10 Most Popular U.S. Summer Vacation Cities

When it's time for some R&R in the sun, Americans have a wealth of options. But based on summertime hotel room rentals, which one takes the crown? Orlando with its theme parks? New York with its culture? Washington with it's history? L.A. with its beaches? None of the above. Curious? Read on ...

Unemployed and Seeking Shelter from the Storm

The housing crisis continues unabated, and millions of unemployed Americans remain at risk of ending up homeless. But additional government help is arriving from the Obama administration, and nonprofit agencies are making a difference in the efforts of some families to get help from their lenders.

Layoffs Are Back as Public Sector Workers Get the Ax

Massive layoffs were both a cause and a symptom of the recent recession, but job creation began to revive late last year. Unfortunately, in May, the U.S. added only 58,000 jobs, and layoffs may be on the rise again. This time, they're taking a particular toll on state and local government workers.

What Would the Rapture Do to Real Estate Prices?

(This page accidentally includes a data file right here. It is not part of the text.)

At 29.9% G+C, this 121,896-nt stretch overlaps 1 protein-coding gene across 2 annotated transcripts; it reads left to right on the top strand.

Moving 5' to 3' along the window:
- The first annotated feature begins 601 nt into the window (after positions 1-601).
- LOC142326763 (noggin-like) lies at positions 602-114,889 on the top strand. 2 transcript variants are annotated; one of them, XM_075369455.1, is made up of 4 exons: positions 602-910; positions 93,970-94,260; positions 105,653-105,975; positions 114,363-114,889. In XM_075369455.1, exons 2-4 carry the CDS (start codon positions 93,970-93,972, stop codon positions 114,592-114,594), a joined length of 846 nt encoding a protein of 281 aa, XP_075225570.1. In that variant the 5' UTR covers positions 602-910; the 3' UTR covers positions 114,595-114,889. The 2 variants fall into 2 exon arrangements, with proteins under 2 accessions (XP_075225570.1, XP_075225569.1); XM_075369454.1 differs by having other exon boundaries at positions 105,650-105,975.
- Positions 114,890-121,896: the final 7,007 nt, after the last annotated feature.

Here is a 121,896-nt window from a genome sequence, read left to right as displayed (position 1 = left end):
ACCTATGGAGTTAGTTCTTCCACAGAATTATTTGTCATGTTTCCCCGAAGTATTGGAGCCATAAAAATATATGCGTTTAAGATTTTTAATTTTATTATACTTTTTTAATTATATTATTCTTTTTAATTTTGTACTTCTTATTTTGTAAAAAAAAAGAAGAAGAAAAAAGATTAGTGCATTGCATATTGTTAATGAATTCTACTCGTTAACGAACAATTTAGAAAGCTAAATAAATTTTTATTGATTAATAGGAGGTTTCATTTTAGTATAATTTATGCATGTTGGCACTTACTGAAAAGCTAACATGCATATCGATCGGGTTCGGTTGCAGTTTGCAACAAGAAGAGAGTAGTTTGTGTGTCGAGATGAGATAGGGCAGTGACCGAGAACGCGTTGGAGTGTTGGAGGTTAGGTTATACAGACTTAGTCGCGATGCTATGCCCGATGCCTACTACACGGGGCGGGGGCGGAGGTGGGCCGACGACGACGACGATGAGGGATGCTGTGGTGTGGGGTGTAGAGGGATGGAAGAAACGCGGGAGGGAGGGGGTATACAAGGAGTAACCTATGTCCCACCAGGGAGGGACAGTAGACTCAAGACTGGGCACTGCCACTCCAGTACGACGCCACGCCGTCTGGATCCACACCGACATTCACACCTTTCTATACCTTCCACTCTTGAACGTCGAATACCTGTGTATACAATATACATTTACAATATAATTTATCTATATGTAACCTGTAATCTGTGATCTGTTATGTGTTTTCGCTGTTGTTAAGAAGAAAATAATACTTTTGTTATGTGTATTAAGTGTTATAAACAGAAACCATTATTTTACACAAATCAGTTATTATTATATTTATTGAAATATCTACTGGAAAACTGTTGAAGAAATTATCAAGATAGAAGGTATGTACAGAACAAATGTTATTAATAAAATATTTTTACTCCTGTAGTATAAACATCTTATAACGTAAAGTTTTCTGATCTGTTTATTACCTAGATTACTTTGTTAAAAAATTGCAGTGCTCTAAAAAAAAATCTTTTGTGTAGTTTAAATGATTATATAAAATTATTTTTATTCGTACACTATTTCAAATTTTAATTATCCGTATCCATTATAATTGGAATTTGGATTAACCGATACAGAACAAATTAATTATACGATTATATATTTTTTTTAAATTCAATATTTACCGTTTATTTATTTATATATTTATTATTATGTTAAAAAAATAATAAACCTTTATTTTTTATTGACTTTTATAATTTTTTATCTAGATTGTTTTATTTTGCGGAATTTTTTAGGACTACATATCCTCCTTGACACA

Christian broadcaster Harold Camping miscalculated in his prediction that the world was going to end on Saturday. But he's not the only one who thinks the Rapture could be nigh in the not-so-distant future. Which begs the question: Where will those who are left behind hang their hats?

Disaster Plans: Prepared for a Worst-Case Scenario?

The deadly tornadoes and flooding that struck the South and Midwest in April, the devastating earthquake in Japan, and concerns about terrorist reprisals after Osama Bin Laden's death should serve as reminders to property owners: You may hope it never comes, but you need to plan for the worst-case scenario.

Jackpot! States With Biggest Lottery Payouts

Lotteries are big businesses in most states, and they can provide windfalls for both the winning ticket-holders and state coffers. But which states give the most back to ticket-holders and through government services?

Homes of the Super-Rich, and Their Prices in Real Money

Every year, Forbes magazine compiles a list of the highest-priced zip codes in the country, showing us where the most expensive real estate sits. But however far from your home those mansions sit, the real distance is what separates the world of average Americans from that of the ultra-rich.